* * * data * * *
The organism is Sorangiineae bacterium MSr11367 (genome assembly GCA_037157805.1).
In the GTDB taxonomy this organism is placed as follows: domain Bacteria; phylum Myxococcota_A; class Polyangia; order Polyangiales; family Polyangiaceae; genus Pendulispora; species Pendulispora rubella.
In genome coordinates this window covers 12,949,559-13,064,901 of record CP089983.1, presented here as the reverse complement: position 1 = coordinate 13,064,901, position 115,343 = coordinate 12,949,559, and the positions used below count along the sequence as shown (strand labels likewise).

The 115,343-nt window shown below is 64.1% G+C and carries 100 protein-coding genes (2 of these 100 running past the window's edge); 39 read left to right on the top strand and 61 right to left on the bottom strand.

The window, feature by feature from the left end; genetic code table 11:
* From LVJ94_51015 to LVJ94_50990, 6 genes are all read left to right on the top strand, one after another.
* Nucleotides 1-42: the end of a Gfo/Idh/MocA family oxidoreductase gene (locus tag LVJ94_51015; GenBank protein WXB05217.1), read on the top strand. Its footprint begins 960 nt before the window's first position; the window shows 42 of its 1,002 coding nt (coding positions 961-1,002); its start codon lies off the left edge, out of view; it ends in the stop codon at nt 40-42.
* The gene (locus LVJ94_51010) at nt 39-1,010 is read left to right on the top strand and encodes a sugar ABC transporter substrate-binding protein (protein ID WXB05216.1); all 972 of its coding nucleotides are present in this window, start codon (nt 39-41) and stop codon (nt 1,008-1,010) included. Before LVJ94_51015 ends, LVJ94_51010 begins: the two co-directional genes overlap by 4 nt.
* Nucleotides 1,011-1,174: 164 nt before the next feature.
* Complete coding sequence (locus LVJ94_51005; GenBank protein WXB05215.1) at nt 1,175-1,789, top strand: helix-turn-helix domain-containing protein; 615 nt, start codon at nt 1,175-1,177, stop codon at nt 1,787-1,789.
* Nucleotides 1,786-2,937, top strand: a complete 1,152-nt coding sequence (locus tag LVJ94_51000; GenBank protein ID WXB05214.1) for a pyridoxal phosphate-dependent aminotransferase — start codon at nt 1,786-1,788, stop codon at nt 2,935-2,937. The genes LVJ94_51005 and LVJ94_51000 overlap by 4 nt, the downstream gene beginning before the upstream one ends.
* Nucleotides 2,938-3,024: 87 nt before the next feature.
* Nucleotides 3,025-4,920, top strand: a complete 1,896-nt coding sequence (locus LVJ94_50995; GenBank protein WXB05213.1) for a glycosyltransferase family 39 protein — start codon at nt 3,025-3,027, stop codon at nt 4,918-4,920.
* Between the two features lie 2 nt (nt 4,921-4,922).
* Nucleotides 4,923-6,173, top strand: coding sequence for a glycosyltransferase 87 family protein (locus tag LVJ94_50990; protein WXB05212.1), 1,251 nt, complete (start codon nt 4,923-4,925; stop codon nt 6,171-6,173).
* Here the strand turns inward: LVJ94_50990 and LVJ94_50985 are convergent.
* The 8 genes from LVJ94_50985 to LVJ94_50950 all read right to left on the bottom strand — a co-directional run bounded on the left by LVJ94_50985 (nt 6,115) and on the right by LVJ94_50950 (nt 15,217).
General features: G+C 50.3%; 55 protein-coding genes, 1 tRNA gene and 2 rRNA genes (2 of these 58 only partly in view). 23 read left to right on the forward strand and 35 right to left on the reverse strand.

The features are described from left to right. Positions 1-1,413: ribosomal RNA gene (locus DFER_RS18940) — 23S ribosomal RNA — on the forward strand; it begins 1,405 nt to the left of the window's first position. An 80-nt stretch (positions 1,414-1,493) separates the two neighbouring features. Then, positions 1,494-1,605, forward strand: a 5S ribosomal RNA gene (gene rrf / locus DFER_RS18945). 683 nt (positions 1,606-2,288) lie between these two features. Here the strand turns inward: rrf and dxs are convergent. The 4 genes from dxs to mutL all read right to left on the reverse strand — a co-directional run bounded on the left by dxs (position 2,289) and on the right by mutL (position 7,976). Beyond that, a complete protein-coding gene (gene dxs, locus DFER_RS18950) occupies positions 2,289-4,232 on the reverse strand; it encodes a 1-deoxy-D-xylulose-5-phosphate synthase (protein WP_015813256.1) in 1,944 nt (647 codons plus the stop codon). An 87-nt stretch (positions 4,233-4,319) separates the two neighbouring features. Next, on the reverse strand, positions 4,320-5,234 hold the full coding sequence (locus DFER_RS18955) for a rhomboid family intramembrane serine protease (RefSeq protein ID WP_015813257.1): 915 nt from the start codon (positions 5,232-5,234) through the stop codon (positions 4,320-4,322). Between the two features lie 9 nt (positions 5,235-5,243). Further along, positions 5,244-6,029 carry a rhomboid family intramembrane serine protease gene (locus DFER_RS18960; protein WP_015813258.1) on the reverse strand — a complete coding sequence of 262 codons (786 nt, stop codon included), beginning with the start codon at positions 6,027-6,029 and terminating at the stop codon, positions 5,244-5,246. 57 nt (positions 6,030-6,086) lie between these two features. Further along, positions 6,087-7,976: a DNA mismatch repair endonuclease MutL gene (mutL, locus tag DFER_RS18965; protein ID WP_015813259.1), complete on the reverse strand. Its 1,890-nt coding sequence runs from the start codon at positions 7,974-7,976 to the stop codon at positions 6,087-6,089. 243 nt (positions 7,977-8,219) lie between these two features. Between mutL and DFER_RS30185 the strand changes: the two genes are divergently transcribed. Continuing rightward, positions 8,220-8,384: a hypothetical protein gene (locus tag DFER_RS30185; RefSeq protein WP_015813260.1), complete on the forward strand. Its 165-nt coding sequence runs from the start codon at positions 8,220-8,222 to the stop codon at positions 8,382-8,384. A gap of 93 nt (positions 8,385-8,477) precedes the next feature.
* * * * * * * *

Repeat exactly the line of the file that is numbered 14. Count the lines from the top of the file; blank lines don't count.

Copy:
* Between the two features lie 2 nt (nt 4,921-4,922).